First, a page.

The Arctic Yearbook is an international and peer-reviewed volume which focuses on issues of regional governance, development, environmental politics, circumpolar relations, geopolitics and security, all broadly defined. It is an open access, online publication. The Arctic Yearbook is an initiative of the Thematic Network on Geopolitics and Security.
This year’s theme is “Defining and Mapping the Arctic: Sovereignties, Policies and Perceptions”. Perhaps because it is distant from major political, business and media centres, the Arctic seems especially prone to external interpretations of its essential character. How the Arctic is defined and perceived, or redefined, as well as how non-Arctic actors define or self-identify with the Arctic region, has real implications for how it is governed. Yet dominant narratives about the region are often based on superficial, ideological or arbitrary understandings. There is a need for better-informed discussions about the essential nature of the Arctic, and its people, its economy, its geography and its environment, as well as the examination of the dominant perceptions. This edition of the Arctic Yearbook aims to provide space for this endeavour.
This theme seeks to explore, analyze, critique, and further inform different definitions/perceptions of the Arctic. Of particular interest are discussions on the following topics:
- Environmental and physical definitions of the Arctic, such as temperature, permafrost, tree line, sea ice extent and scale & tempo of changes, and the scientific and policy implications of climate changes to these interpretations;
- Understandings of Arctic sovereignty, including what it means in practice, who exercises it and how, and whether traditional, state-centred conceptions of sovereignty can or should change.
- Definitions and delineations of the Arctic from an international legal perspective, including the nature of shipping passages, regulatory boundaries extended continental shelf and state and national borders.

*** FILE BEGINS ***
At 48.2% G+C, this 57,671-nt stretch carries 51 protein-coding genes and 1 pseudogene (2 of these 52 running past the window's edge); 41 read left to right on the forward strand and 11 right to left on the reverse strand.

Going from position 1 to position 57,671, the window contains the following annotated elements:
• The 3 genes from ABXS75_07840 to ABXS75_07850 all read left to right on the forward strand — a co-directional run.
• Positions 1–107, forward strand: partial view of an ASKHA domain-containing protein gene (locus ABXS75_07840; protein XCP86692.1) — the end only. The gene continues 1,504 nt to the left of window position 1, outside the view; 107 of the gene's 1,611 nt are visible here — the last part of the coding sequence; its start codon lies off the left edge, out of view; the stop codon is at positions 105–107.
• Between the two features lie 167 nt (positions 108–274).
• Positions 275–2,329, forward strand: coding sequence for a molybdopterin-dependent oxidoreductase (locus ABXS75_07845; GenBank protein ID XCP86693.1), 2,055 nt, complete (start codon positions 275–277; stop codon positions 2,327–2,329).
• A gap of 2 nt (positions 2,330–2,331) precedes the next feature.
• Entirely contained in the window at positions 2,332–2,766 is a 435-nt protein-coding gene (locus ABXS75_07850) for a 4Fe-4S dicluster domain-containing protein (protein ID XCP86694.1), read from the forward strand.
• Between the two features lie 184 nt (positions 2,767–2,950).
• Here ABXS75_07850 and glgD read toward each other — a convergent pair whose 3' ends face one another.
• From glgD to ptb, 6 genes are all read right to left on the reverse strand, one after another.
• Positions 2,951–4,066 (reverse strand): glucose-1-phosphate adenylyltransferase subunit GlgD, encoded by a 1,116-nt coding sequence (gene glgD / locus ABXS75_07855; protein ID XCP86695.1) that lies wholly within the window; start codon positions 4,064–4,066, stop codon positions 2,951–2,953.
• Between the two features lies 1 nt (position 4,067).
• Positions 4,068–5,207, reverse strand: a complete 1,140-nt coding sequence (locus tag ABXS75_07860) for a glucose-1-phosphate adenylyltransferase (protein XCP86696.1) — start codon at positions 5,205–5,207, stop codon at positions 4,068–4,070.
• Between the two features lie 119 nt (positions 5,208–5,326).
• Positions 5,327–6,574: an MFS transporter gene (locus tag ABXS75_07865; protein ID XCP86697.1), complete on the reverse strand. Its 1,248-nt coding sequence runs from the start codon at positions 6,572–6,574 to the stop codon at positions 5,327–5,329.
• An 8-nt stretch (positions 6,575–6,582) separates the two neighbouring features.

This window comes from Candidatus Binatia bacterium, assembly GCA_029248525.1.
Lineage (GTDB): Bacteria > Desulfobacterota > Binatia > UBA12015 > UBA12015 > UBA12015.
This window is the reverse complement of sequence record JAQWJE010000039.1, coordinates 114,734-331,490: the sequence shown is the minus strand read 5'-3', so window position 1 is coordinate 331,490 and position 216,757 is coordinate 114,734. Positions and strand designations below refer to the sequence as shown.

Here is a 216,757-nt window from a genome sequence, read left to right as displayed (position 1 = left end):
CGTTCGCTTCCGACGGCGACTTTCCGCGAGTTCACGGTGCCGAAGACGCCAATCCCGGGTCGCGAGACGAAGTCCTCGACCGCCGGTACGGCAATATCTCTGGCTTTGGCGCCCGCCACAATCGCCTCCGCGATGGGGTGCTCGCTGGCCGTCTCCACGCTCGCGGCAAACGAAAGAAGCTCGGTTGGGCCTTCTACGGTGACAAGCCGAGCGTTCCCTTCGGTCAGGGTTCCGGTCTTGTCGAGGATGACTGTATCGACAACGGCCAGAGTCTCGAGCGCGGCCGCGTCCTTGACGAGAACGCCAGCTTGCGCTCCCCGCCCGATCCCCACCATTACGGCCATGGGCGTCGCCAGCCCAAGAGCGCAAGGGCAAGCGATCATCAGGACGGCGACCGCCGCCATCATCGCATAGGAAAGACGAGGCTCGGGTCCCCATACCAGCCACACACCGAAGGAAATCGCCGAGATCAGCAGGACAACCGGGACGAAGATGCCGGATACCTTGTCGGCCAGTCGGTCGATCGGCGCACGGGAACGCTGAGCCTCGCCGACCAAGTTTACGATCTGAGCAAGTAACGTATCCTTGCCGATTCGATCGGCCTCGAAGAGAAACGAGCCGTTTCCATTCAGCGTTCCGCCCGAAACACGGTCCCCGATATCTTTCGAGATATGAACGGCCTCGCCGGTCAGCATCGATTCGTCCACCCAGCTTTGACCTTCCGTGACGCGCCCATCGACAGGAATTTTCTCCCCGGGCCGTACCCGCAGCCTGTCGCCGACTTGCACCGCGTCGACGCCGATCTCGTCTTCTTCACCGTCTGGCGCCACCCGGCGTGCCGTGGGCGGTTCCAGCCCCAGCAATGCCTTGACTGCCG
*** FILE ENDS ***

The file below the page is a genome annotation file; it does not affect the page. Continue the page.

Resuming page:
- Articulation of the concepts of ‘local’, ‘traditional’ and Indigenous, where there is overlap and differences between them, and the implications of competing interpretations of ‘Indigeneity’.
- Evaluation of the geographical, environmental & climate, social, economic, political and geopolitical differences between North America, the Nordic states and Russia; between the Arctic and non-Arctic/Arctic Council Observer/near-Arctic; and between the Arctic Five (A5) and the Arctic Eight (A8).
- Understanding and applications of the concepts of ‘Nordicity’, ‘Northernness’, and ‘Arcticness’, including determining to what extent there is a common geographic reality involving extreme cold, harsh conditions, vulnerability, high scale of contrasts, sparsity, and remoteness that characterizes the Arctic experience and makes regional collaboration logical or beneficial.
Other topics of contemporary significance to northern peoples, circumpolar relations, Arctic development, governance, geopolitics or security will also be welcome.
Abstracts should be 250-400 words and include author name(s), institutional affiliation and article title, to be submitted to firstname.lastname@example.org.The deadline for abstracts is March 1, 2021. Notice of acceptance will be provided on March 16, 2021. Articles must be submitted by June 15, 2021. Publication is planned for October 2021.
We also welcome proposals for commentaries (1-3 page opinion pieces) and briefing notes (4-7 page analyses) from experts and policymakers on current issues and events.
Lassi Heininen email@example.com
Heather Exner-Pirot firstname.lastname@example.org
Justin Barnes email@example.com
Lawson Brigham, Chair (Resident Fellow, Woodrow Wilson International Center for Scholars; Research Professor, University of Alaska Fairbanks, United States)
Gail Fondahl (Professor of Geography, University of Northern British Columbia, Canada)
Ólafur Ragnar Grímsson (former President of Iceland; Chairman of Arctic Circle Assembly)
Hannu Halinen (former Arctic Ambassador, Finland)
Steven E. Miller (Director of the International Security Program; Editor-in-Chief of International Security, Harvard University, United States)
Alexander Pelyasov (Russian Academy of Sciences; Director of the Center of Northern and Arctic Economics; Ministry of Economic Development & Trade, Russia)